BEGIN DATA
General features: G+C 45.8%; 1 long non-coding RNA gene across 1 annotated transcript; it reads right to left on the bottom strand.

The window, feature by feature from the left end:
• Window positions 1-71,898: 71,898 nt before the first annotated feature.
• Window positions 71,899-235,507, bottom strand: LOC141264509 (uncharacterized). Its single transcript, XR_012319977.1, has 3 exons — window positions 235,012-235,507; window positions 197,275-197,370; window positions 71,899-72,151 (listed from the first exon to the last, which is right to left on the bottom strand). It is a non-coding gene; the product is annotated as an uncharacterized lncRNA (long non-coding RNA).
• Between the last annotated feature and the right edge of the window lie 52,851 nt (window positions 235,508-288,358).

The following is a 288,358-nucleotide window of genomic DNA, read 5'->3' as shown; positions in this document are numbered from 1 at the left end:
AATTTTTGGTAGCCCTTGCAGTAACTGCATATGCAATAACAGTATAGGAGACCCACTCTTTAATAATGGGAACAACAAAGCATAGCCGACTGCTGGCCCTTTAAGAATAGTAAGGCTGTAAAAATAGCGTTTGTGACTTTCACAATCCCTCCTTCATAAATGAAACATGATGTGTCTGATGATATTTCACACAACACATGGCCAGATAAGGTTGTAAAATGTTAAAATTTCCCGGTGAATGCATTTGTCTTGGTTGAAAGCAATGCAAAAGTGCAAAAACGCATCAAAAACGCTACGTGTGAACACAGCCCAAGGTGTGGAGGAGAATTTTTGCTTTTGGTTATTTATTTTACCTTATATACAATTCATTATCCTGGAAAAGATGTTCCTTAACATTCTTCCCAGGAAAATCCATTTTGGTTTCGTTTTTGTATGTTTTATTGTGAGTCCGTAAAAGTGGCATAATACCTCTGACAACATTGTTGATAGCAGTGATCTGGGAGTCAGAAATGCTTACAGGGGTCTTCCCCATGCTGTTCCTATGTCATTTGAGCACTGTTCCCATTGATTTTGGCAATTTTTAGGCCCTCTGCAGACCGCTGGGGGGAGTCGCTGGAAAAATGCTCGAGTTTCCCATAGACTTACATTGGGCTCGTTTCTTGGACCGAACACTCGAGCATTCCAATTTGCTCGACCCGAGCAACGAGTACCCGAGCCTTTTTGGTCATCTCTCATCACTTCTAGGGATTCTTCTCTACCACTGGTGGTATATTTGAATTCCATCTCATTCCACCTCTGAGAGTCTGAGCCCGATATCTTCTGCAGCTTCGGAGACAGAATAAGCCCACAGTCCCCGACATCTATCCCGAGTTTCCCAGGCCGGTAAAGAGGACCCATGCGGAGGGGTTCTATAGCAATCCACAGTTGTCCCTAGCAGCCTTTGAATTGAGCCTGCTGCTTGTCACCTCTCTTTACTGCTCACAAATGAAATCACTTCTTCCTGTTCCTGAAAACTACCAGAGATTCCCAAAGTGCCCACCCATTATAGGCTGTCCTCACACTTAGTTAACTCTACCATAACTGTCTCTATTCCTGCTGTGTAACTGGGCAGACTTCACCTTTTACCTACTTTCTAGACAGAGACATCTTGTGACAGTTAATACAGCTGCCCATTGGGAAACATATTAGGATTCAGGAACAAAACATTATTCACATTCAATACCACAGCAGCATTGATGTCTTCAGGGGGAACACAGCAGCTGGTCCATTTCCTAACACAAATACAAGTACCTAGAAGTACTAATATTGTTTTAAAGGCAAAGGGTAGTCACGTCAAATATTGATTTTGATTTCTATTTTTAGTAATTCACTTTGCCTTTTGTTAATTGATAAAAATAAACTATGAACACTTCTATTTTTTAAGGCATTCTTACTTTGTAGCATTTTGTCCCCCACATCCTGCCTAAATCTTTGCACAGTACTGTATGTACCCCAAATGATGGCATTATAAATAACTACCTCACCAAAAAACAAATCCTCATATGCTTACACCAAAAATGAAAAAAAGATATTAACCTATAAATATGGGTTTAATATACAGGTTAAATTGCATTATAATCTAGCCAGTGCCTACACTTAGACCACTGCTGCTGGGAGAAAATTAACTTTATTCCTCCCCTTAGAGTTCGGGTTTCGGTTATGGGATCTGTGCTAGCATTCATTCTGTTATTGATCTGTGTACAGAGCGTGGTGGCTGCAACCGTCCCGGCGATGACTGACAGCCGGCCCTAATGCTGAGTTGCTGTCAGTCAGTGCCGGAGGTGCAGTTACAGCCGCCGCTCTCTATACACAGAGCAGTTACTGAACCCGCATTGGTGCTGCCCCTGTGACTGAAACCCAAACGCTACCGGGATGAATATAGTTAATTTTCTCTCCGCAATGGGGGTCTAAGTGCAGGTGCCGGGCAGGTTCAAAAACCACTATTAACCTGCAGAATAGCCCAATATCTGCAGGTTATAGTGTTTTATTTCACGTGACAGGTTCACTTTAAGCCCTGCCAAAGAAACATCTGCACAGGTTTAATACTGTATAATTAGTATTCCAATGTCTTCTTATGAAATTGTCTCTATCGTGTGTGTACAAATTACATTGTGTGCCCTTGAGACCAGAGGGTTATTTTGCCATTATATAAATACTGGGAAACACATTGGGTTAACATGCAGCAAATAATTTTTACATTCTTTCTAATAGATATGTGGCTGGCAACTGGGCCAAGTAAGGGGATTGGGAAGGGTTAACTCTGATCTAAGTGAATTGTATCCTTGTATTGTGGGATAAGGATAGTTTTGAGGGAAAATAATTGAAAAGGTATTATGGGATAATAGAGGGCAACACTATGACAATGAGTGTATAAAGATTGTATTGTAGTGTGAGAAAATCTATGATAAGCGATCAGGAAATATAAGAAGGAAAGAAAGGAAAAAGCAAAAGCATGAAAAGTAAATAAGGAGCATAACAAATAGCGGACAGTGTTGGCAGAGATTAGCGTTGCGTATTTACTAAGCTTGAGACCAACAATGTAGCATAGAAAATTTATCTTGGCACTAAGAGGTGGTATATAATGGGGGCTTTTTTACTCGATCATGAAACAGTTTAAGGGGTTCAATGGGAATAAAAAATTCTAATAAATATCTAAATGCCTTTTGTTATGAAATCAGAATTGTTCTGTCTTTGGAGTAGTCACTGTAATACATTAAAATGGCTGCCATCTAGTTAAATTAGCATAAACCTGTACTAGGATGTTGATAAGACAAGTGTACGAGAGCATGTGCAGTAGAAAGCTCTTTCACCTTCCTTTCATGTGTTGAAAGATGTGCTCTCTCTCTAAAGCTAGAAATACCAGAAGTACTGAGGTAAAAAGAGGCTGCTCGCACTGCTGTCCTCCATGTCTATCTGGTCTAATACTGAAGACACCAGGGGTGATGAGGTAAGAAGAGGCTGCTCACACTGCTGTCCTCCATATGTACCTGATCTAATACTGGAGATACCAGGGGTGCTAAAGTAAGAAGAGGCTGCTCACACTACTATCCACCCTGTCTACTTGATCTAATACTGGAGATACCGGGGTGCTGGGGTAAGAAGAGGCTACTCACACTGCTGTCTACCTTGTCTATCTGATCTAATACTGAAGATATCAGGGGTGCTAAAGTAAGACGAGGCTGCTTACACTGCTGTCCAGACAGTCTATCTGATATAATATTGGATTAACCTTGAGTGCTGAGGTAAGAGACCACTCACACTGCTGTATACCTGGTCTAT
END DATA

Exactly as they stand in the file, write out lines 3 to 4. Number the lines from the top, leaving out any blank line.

• Window positions 1-71,898: 71,898 nt before the first annotated feature.
• Window positions 71,899-235,507, bottom strand: LOC141264509 (uncharacterized). Its single transcript, XR_012319977.1, has 3 exons — window positions 235,012-235,507; window positions 197,275-197,370; window positions 71,899-72,151 (listed from the first exon to the last, which is right to left on the bottom strand). It is a non-coding gene; the product is annotated as an uncharacterized lncRNA (long non-coding RNA).